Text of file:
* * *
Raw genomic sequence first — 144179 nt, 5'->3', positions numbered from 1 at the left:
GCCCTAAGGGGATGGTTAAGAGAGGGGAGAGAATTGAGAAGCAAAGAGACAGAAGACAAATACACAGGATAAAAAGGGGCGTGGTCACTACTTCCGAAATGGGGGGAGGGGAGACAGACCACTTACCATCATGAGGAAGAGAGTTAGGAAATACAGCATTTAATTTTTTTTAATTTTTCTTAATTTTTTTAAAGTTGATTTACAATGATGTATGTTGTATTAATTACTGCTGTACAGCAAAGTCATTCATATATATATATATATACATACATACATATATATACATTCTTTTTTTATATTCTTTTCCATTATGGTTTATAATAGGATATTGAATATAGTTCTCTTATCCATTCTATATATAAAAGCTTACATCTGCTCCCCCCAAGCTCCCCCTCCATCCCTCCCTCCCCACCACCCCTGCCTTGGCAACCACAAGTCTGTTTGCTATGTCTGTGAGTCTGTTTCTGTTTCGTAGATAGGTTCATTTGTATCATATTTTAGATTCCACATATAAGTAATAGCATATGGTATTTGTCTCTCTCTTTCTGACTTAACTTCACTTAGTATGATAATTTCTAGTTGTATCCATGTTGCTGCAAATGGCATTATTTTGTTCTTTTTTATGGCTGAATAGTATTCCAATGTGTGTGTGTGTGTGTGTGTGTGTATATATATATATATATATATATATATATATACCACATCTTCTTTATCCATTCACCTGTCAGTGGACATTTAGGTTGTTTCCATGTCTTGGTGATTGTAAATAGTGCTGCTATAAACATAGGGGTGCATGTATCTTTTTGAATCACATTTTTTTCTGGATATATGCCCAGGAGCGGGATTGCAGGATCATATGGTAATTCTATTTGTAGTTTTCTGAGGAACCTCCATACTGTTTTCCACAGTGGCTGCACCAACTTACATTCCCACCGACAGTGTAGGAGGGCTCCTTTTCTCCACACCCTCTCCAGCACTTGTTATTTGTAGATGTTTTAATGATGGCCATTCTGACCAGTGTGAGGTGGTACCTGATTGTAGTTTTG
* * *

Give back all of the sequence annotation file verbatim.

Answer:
Raw genomic sequence first — 144179 nt, 5'->3', positions numbered from 1 at the left:
GCCCTAAGGGGATGGTTAAGAGAGGGGAGAGAATTGAGAAGCAAAGAGACAGAAGACAAATACACAGGATAAAAAGGGGCGTGGTCACTACTTCCGAAATGGGGGGAGGGGAGACAGACCACTTACCATCATGAGGAAGAGAGTTAGGAAATACAGCATTTAATTTTTTTTAATTTTTCTTAATTTTTTTAAAGTTGATTTACAATGATGTATGTTGTATTAATTACTGCTGTACAGCAAAGTCATTCATATATATATATATATACATACATACATATATATACATTCTTTTTTTATATTCTTTTCCATTATGGTTTATAATAGGATATTGAATATAGTTCTCTTATCCATTCTATATATAAAAGCTTACATCTGCTCCCCCCAAGCTCCCCCTCCATCCCTCCCTCCCCACCACCCCTGCCTTGGCAACCACAAGTCTGTTTGCTATGTCTGTGAGTCTGTTTCTGTTTCGTAGATAGGTTCATTTGTATCATATTTTAGATTCCACATATAAGTAATAGCATATGGTATTTGTCTCTCTCTTTCTGACTTAACTTCACTTAGTATGATAATTTCTAGTTGTATCCATGTTGCTGCAAATGGCATTATTTTGTTCTTTTTTATGGCTGAATAGTATTCCAATGTGTGTGTGTGTGTGTGTGTGTGTATATATATATATATATATATATATATATATACCACATCTTCTTTATCCATTCACCTGTCAGTGGACATTTAGGTTGTTTCCATGTCTTGGTGATTGTAAATAGTGCTGCTATAAACATAGGGGTGCATGTATCTTTTTGAATCACATTTTTTTCTGGATATATGCCCAGGAGCGGGATTGCAGGATCATATGGTAATTCTATTTGTAGTTTTCTGAGGAACCTCCATACTGTTTTCCACAGTGGCTGCACCAACTTACATTCCCACCGACAGTGTAGGAGGGCTCCTTTTCTCCACACCCTCTCCAGCACTTGTTATTTGTAGATGTTTTAATGATGGCCATTCTGACCAGTGTGAGGTGGTACCTGATTGTAGTTTTG